Information commisioner chosen, journalists celebrate move

Published on 9 May 2013 in News
Sadeq Al-Wesabi (author)

Sadeq Al-Wesabi


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Journalists and human rights activists have been the biggest supporters of the right to information law, which requires all government ministries to disclose requested public documents. (Photo courtesy of Motasm Abdulsalam)

Journalists and human rights activists have been the biggest supporters of the right to information law, which requires all government ministries to disclose requested public documents. (Photo courtesy of Motasm Abdulsalam)

SANA’A, May 8 — About one year after approving a law that grants citizens and journalists alike the right to request public information from government ministries, President Abdu Rabu Mansour Hadi appointed Samir Amin Noman as the information commissioner on Monday.

The appointment is an essential step to implement the law as the information commissioner will be the point of contact for anyone who is denied requested information by the government. Noman’s office, which is an independent ministry and has its own budget, will receive complaints of violators of the law.

“The commissioner can question any officials including ministers,” said Parliamentarian Abdul-Moez Dabwan. He urged the commissioner to exercise his “great powers” to boost the culture of social accountability.

Official military information is off limits to citizens and journalists. Yemen is the second Arab country to approve a law of this kind after Jordan.

Noman is an information systems specialist and previously worked for the Social Fund for Development. He graduated in 1994 form a university in the United States with a degree in computer sciences.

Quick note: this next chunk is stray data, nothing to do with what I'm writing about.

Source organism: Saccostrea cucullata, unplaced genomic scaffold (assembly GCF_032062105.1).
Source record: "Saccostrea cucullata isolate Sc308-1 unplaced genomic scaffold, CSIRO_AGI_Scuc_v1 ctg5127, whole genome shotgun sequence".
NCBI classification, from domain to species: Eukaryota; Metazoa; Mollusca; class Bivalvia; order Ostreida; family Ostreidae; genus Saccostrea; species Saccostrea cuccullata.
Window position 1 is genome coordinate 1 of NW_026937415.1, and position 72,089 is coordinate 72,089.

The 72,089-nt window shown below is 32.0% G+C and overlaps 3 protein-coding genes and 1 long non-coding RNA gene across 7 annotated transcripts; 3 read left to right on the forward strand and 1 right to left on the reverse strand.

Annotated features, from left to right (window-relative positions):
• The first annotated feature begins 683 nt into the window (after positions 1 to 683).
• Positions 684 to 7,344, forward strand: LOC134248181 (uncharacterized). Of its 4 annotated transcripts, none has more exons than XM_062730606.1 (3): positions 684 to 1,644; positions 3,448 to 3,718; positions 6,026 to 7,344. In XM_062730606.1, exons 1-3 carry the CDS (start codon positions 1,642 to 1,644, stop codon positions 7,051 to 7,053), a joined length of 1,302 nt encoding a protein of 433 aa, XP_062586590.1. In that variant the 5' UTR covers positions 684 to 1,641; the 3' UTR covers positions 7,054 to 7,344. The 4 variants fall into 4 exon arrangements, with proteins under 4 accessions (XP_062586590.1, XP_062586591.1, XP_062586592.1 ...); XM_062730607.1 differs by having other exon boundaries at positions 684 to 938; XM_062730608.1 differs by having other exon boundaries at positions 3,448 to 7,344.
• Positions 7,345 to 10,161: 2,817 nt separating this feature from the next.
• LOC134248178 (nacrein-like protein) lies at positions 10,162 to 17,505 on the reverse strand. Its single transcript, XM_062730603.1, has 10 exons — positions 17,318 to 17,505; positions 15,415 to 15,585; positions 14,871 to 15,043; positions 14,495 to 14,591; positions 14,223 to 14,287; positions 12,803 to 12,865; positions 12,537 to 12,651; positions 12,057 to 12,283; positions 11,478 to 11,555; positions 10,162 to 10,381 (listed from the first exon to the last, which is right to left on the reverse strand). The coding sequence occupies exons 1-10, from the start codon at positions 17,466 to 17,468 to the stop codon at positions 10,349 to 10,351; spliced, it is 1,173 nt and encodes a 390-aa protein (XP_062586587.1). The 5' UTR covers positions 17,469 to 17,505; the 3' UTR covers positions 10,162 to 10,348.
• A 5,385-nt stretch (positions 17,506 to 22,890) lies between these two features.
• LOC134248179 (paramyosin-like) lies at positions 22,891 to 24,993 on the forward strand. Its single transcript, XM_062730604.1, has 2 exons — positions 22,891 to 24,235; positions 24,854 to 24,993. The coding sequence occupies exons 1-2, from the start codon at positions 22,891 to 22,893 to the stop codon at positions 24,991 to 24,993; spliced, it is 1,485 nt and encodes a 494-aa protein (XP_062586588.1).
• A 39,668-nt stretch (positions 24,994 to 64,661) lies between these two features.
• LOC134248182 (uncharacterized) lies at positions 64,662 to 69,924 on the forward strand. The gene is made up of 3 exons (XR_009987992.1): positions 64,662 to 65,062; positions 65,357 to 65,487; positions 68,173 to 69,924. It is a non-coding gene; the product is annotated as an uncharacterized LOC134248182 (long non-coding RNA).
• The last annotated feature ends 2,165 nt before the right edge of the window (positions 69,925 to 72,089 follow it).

Noman is excited about his new role but foresees challenges.

“We need to establish information units in every governmental institution,” he said.  These units would be the point of contact for anyone seeking public information.

This will be expensive Noman says and take time.

“No institutions allocated budgets for these units this year,” said the new commissioner, who is temporarily running his office from the presidential compound until he receives official offices.

Several activists and journalists welcomed Noman’s appointment, saying he will help the public gain access to needed information.

“Information had been hidden for years and this contributes to the spread of corruption,” Ahmed Al-Zikri, the chairman of Yemen Organization for Promoting Integrity (OPI) said. “Officials considered information a secret of the state.”

Al-Zikri indicated the new appointment will empower citizens to observe and question the officials and urged Yemenis to take advantage of the law and Noman’s appointment.

For more than four years, a law regarding the right to access information was fiercely debated in Parliament as General People’s Congress (GPC), one of Yemen’s major power players knocked it down.

Noman is not without his critics though. “We need a strong information commissioner who can put pressure on the governmental institutions to expose information,” said Mostafa Nasr, a journalist and the head of Studies and Economic Center, who added that Noman is not well-known in the media community.

“We would keep observing his performance during the next days,” Nasr said.